Perseverance. An unwillingness to give in to the chorus (and at times thundering chorus) of those saying my books are horrible, that I’m a hack, that I will never make it. Plus, I kept on writing. I knew that at some point, my books would catch on. When they did, I wanted to have a bunch ready to sell. And I did…now I do.
Are you writing full time now?

Yep. Don’t have any other job. Though writing full time is a bit misleading. I don’t write nearly as much as I used to. It’s difficult sometimes to find the time. After all, there are a lot of demands on my time in regards to my past work, this interview is a good example of that. I love it though and wouldn’t give it up even if I could get additional books out. (don’t tell my readers though, they’re clamoring for me to get on with the next one, he says whispering while his eye dart to and fro to see if he was overheard). I do find time to write daily, if not thousands of words. Then there is editing, reader emails, checking sales, and a hundred other things. Plus, I live alone so along with all this, I cook, clean, play with the dog and of course video games. Love empire building ones.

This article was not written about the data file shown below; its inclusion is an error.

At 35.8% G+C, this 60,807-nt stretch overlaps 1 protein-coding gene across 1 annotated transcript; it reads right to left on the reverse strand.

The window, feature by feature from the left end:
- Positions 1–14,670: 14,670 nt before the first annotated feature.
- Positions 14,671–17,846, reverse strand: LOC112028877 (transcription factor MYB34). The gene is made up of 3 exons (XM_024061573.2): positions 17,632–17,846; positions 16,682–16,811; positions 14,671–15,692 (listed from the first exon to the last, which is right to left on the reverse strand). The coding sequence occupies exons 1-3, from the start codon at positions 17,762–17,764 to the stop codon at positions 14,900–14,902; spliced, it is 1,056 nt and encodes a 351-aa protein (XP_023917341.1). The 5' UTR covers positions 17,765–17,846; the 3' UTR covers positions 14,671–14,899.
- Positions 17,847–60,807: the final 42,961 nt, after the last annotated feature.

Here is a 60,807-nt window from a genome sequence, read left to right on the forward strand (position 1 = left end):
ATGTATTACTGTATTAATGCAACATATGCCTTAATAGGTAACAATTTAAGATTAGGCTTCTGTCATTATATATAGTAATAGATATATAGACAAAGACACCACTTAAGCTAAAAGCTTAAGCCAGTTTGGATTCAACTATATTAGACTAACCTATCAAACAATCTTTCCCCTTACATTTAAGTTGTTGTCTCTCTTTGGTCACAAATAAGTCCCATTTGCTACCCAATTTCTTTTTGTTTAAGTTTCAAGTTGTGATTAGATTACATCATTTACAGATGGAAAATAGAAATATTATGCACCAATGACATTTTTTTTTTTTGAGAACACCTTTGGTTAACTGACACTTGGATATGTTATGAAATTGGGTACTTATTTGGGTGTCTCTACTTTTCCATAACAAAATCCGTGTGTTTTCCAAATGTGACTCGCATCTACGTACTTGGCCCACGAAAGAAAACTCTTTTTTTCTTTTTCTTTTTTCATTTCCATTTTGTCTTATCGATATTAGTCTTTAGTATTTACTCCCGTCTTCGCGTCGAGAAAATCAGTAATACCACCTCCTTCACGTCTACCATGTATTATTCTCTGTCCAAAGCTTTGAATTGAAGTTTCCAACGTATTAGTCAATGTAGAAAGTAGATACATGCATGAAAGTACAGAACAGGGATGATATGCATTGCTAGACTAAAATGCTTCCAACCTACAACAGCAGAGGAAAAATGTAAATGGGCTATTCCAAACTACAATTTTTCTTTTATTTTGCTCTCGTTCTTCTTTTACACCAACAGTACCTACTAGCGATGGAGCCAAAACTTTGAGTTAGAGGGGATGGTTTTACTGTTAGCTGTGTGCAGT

What are you enjoying best about being independent versus writing for a “traditional” publisher?

No schedules, no demands, and the sense of pride that it was all due to me and me alone. However, I do have a Hollywood Producer shopping The Morcyth Saga around to traditional publishers. He says that if we had the backing of one of them, it would be easier to sell it to a studio. Not sure about that. I’ll be scrutinizing any deal closely before I sign. I like doing it myself.